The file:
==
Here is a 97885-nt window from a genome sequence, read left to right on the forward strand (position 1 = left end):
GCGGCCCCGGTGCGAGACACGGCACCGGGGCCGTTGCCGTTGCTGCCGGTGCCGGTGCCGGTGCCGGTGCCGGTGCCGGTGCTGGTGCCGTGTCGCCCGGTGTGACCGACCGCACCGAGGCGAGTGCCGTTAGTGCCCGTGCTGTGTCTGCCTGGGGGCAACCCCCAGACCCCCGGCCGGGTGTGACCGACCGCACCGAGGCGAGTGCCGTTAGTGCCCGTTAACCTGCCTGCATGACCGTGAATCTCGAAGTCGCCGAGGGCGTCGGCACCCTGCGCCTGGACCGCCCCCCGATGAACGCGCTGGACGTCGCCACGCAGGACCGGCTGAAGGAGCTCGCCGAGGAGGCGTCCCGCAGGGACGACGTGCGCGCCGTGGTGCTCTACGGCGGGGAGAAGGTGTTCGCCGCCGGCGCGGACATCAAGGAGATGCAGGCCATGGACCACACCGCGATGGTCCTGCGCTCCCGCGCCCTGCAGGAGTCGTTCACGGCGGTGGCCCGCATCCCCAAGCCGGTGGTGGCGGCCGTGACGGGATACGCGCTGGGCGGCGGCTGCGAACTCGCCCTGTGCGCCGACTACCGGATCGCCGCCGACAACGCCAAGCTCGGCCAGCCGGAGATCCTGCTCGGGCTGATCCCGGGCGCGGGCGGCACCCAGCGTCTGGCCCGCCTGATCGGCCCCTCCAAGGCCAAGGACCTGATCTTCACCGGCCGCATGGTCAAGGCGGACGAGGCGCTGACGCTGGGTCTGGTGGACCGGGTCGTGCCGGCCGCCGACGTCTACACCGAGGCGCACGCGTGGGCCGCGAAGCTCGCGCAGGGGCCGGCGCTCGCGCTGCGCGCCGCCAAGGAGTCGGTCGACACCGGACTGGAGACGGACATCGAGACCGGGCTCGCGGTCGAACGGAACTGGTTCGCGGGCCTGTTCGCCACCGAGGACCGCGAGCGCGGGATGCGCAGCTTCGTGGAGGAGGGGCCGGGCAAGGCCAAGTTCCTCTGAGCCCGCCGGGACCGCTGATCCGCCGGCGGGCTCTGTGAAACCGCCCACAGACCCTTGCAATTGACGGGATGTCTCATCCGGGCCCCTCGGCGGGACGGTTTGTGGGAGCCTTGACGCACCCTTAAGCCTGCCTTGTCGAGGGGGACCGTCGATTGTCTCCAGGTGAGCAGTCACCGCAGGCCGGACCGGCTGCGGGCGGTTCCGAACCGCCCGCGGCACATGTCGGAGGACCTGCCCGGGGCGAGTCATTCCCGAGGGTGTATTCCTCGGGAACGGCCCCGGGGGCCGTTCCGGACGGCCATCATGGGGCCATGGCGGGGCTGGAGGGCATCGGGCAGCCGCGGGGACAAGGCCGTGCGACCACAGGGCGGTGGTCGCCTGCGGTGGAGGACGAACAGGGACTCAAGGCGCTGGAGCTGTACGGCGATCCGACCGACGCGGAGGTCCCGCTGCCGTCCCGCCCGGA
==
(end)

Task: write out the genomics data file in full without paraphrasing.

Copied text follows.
Here is a 97885-nt window from a genome sequence, read left to right on the forward strand (position 1 = left end):
GCGGCCCCGGTGCGAGACACGGCACCGGGGCCGTTGCCGTTGCTGCCGGTGCCGGTGCCGGTGCCGGTGCCGGTGCCGGTGCTGGTGCCGTGTCGCCCGGTGTGACCGACCGCACCGAGGCGAGTGCCGTTAGTGCCCGTGCTGTGTCTGCCTGGGGGCAACCCCCAGACCCCCGGCCGGGTGTGACCGACCGCACCGAGGCGAGTGCCGTTAGTGCCCGTTAACCTGCCTGCATGACCGTGAATCTCGAAGTCGCCGAGGGCGTCGGCACCCTGCGCCTGGACCGCCCCCCGATGAACGCGCTGGACGTCGCCACGCAGGACCGGCTGAAGGAGCTCGCCGAGGAGGCGTCCCGCAGGGACGACGTGCGCGCCGTGGTGCTCTACGGCGGGGAGAAGGTGTTCGCCGCCGGCGCGGACATCAAGGAGATGCAGGCCATGGACCACACCGCGATGGTCCTGCGCTCCCGCGCCCTGCAGGAGTCGTTCACGGCGGTGGCCCGCATCCCCAAGCCGGTGGTGGCGGCCGTGACGGGATACGCGCTGGGCGGCGGCTGCGAACTCGCCCTGTGCGCCGACTACCGGATCGCCGCCGACAACGCCAAGCTCGGCCAGCCGGAGATCCTGCTCGGGCTGATCCCGGGCGCGGGCGGCACCCAGCGTCTGGCCCGCCTGATCGGCCCCTCCAAGGCCAAGGACCTGATCTTCACCGGCCGCATGGTCAAGGCGGACGAGGCGCTGACGCTGGGTCTGGTGGACCGGGTCGTGCCGGCCGCCGACGTCTACACCGAGGCGCACGCGTGGGCCGCGAAGCTCGCGCAGGGGCCGGCGCTCGCGCTGCGCGCCGCCAAGGAGTCGGTCGACACCGGACTGGAGACGGACATCGAGACCGGGCTCGCGGTCGAACGGAACTGGTTCGCGGGCCTGTTCGCCACCGAGGACCGCGAGCGCGGGATGCGCAGCTTCGTGGAGGAGGGGCCGGGCAAGGCCAAGTTCCTCTGAGCCCGCCGGGACCGCTGATCCGCCGGCGGGCTCTGTGAAACCGCCCACAGACCCTTGCAATTGACGGGATGTCTCATCCGGGCCCCTCGGCGGGACGGTTTGTGGGAGCCTTGACGCACCCTTAAGCCTGCCTTGTCGAGGGGGACCGTCGATTGTCTCCAGGTGAGCAGTCACCGCAGGCCGGACCGGCTGCGGGCGGTTCCGAACCGCCCGCGGCACATGTCGGAGGACCTGCCCGGGGCGAGTCATTCCCGAGGGTGTATTCCTCGGGAACGGCCCCGGGGGCCGTTCCGGACGGCCATCATGGGGCCATGGCGGGGCTGGAGGGCATCGGGCAGCCGCGGGGACAAGGCCGTGCGACCACAGGGCGGTGGTCGCCTGCGGTGGAGGACGAACAGGGACTCAAGGCGCTGGAGCTGTACGGCGATCCGACCGACGCGGAGGTCCCGCTGCCGTCCCGCCCGGA